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How users can get features in Blender

This document is a guide for users with no knowledge of programming, to get new features added into Blender3D.

Initial Steps

Follow these steps before getting too serious, in many cases this is all you will need to do.

  • The feature you're interested in may already exist in the development version, in a branch of this code, as a script, patch in the tracker or work in progress. Before getting too far, try the search forum function on, ask on IRC chat or join the bf-funboard functionality mailing list.
  • The page was started so users can suggest ideas and have others (including blender devs) give feedback, see if your idea has been requested here.
  • Your idea may be on a developers TODO list. In this case you can still help in their planning with discussion, examples and implementation suggestions.
  • If a similar feature or tool is already available, take the time to learn how to use it, maybe it can be extended to do what you want.

At this point you should know whether you need to do a lot of planning or not. Sometimes you'll suggest something and it will be in blender's subversion repository the next day, but more often then not the low hanging fruit has been picked.

A small feature may end up on a developers TODO list and you need not do any more work, but larger features will need some planning, read on!


Now that you know that your feature is non trivial and doesn't already exist you'll need to do some planning. Be prepared to spend some time talking to users and developers.

While talking and networking with interested developers, you may find you end up in the role of project manager (depending on the complexity of your feature). This takes time and effort on your part.

Be prepared to write a document describing the implementation of this feature, make necessary changes as others discuss and evaluate.

Not everybody has the necessary knowledge to plan complex features. In this case you're better off seeing if somebody else can help as a volunteer.


  • Blender has its own way of working, just copying a feature from another application may be impossible or undesirable.
  • Blender is used for animation/sculpting/architecture/simulation/games - features in blender need to be versatile and ideally span across many work-flows, not only the usage you have in mind.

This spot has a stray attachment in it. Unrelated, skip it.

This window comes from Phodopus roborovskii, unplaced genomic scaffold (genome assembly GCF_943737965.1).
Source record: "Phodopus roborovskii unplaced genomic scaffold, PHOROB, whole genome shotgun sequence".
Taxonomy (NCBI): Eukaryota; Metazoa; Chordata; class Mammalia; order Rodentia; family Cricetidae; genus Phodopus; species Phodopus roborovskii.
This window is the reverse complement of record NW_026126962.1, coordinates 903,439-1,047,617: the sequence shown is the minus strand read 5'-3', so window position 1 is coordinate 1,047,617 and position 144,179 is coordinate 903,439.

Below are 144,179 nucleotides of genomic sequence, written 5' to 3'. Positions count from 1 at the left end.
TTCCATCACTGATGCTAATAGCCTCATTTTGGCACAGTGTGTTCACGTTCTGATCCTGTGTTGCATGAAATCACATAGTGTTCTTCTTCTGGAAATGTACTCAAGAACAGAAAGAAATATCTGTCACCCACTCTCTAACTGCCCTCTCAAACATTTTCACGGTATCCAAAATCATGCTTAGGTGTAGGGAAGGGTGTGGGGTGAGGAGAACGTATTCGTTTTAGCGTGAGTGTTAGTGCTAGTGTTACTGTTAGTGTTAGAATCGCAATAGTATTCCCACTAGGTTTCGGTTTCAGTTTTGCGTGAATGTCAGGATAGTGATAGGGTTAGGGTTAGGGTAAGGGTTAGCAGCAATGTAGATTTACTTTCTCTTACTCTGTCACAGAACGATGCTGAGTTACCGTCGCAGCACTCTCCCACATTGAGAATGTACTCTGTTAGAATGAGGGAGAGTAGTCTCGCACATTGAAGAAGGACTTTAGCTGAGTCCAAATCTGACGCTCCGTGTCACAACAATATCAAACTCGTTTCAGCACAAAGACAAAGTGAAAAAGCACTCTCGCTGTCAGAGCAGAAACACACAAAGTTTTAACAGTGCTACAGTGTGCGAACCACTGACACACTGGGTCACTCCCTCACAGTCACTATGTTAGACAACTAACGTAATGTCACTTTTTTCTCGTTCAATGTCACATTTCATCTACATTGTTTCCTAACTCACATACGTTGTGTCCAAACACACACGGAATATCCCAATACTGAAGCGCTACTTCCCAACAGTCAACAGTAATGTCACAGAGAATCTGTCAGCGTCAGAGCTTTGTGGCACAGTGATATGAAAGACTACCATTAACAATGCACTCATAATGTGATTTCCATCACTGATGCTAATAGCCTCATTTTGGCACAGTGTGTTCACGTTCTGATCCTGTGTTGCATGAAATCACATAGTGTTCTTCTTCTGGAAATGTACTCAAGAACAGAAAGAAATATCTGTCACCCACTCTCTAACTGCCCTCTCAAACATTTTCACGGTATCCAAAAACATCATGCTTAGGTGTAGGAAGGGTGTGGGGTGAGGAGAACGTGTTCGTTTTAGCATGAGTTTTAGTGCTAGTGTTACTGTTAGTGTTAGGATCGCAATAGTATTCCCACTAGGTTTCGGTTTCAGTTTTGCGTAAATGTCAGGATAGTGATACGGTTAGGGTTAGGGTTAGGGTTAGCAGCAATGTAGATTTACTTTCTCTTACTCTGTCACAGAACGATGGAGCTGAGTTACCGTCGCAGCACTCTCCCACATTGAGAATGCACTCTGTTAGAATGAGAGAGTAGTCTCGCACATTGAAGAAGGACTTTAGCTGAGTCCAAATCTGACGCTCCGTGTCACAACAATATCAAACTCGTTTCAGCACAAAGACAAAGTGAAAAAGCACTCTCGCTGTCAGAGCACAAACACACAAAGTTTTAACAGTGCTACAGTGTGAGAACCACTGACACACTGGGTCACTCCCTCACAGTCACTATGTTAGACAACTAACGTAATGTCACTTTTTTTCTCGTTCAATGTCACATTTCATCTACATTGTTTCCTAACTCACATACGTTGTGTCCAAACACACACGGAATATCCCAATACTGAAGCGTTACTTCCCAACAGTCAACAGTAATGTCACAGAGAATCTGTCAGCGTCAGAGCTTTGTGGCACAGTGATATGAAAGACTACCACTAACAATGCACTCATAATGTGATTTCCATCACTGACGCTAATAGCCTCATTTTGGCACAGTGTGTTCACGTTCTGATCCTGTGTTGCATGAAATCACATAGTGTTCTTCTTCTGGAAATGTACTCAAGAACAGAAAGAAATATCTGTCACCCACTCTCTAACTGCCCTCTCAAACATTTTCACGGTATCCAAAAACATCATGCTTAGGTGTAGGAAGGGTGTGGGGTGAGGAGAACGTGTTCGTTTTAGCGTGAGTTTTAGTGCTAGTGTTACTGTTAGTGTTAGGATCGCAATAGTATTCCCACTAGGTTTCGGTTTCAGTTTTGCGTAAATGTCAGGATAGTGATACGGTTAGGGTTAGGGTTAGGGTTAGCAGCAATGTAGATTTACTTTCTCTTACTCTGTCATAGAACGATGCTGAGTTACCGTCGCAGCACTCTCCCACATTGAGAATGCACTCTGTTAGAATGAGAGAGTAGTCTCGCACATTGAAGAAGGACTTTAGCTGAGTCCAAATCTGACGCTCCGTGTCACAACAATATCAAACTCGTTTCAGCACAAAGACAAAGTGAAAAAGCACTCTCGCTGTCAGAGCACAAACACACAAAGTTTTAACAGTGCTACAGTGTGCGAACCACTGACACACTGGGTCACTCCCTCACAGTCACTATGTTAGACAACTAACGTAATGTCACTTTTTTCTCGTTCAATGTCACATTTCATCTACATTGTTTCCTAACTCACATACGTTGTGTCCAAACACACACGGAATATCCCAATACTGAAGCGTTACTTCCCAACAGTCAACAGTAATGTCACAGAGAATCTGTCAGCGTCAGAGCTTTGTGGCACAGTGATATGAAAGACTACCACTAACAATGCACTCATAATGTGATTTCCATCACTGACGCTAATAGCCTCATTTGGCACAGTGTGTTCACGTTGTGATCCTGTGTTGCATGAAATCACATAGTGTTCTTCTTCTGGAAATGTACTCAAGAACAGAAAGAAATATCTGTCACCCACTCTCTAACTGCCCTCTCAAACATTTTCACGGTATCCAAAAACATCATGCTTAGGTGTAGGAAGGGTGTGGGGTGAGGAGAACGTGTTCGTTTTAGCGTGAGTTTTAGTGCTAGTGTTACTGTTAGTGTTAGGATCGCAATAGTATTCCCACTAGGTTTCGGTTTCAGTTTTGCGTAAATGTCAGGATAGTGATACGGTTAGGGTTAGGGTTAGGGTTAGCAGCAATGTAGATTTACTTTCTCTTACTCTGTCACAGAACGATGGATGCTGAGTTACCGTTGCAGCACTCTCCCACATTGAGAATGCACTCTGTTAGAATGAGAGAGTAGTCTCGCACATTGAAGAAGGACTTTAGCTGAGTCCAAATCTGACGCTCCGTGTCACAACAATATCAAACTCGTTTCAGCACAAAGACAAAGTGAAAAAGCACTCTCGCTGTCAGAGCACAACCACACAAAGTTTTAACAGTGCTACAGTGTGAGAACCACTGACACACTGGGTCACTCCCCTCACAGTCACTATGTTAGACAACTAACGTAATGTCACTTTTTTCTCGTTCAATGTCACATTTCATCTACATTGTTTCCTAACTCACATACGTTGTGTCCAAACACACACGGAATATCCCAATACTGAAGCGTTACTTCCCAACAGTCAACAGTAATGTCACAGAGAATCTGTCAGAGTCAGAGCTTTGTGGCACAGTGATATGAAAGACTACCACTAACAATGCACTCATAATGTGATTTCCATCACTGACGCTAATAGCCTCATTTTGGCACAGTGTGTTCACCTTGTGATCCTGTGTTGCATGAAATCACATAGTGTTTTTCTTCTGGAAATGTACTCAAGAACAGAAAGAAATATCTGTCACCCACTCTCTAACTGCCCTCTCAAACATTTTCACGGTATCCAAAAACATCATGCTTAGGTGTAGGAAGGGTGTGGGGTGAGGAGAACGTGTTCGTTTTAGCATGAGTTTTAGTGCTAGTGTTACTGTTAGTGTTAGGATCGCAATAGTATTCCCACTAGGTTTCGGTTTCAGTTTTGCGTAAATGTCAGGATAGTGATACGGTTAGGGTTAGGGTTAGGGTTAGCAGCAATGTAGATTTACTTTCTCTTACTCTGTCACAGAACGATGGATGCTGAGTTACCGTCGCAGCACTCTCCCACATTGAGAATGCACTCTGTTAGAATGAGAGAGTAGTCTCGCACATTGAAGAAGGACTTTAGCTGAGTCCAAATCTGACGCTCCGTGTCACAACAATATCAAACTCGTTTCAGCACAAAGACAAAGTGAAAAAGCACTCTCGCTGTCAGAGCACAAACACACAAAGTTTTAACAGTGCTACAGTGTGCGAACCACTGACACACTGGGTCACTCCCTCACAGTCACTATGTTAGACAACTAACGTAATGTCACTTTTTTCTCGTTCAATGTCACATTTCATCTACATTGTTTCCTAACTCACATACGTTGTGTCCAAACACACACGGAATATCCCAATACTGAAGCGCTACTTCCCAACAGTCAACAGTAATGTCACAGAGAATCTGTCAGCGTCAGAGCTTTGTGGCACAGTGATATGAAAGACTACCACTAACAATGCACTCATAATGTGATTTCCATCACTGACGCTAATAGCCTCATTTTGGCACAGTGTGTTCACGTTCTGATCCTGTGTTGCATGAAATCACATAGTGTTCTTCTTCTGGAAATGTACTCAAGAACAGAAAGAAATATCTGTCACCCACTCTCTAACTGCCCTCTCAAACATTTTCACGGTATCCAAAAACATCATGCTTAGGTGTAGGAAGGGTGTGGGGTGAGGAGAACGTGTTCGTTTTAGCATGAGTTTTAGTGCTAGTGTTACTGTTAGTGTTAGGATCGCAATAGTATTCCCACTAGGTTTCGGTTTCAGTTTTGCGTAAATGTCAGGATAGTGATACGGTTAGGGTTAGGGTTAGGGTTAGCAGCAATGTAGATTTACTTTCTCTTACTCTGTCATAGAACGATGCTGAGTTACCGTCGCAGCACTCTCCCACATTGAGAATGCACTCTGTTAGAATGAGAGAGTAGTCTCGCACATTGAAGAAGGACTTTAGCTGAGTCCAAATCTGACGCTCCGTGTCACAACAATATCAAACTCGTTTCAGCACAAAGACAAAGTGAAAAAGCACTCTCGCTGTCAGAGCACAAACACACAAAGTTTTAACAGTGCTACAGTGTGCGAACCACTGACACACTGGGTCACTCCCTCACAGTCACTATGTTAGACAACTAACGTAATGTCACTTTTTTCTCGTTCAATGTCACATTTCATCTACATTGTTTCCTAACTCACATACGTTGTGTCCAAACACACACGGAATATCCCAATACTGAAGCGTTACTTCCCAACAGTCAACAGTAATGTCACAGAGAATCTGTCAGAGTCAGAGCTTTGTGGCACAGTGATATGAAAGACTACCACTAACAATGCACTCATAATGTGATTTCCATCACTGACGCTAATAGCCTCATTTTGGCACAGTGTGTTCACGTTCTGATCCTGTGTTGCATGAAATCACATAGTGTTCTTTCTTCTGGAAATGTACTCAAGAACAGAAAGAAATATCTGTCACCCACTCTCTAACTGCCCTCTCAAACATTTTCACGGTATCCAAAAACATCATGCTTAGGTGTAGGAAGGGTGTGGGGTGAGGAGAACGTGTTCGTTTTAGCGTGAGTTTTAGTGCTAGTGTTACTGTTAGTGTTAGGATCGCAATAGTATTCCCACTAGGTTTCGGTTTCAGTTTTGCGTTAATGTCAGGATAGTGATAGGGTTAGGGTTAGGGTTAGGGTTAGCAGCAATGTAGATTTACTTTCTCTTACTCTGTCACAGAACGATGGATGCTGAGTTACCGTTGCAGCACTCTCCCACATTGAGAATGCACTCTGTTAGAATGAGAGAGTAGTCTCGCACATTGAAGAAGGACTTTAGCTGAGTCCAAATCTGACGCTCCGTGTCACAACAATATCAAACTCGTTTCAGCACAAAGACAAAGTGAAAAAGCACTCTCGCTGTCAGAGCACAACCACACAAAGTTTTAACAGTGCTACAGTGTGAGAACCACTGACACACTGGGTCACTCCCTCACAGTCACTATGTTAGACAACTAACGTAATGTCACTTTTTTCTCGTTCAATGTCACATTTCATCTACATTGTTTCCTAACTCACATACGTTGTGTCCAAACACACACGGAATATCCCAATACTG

• Be prepared for rejection, for various reasons, not all tools/features belong IN Blender, maybe it is better implemented as a script, or external tool.
  • Adding seemingly straightforward features may involve adding/rewriting or extending underlying parts of blender that weren't designed with your feature in mind. Don't assume your addition is easy.
  • Even if you feel very strongly about something, try not to come across as negative or overly pushy, most developers are volunteers, often aware of areas for improvement but need to take time to add them.

Funding Projects

Contracting developers can work on a specific feature but throwing money at a developer to write a feature doesn't work as well as you might think.

First of all, many of the Blender dev's are busy students/professionals who work on blender for fun. Accepting money is only pressure to fulfill a task they may have trouble committing time to. So money isn't necessarily that much of an incentive.

You may find a developer who is interested in accepting payment for writing a feature, this in its self isn't a total solution. We don't just want the feature by itself, we need high quality well commented code as well as somebody to maintain this feature and fix any bugs that might arise later. For this reason, asking amongst people in the blender community is the best place to start.

Make sure the feature is well specified so the developer knows exactly what to do. Choosing to be less involved may be ok but, it's far better to become involved in the planning phase and work out something with clear specifications. A developer can estimate development time to quote a price.

Code Bounty

From my experience code bounties don't work that well, even though they attract attention. You end up having to deal with developers who are not that experienced and are only interested in the money (not maintaining their work) or developers from other projects who don't understand Blender's codebase and may end up spending longer on a small project than an existing developer.

In short, you're better off finding the right person for the job and working with them to get the project complete.

If this doesn't work, a code bounty might since it has the advantage of attracting new developers. Id suggest only trying this if finding an existing developer fails.

  • Features that need new code added (smoke/flame for instance), can be done by new developers who can write this and learn Blender's internals on the way (like some Google Summer of code projects - Sculpt tool)
  • Features that require extensive knowledge of Blender's codebase are better given to existing developers.

Example Proposals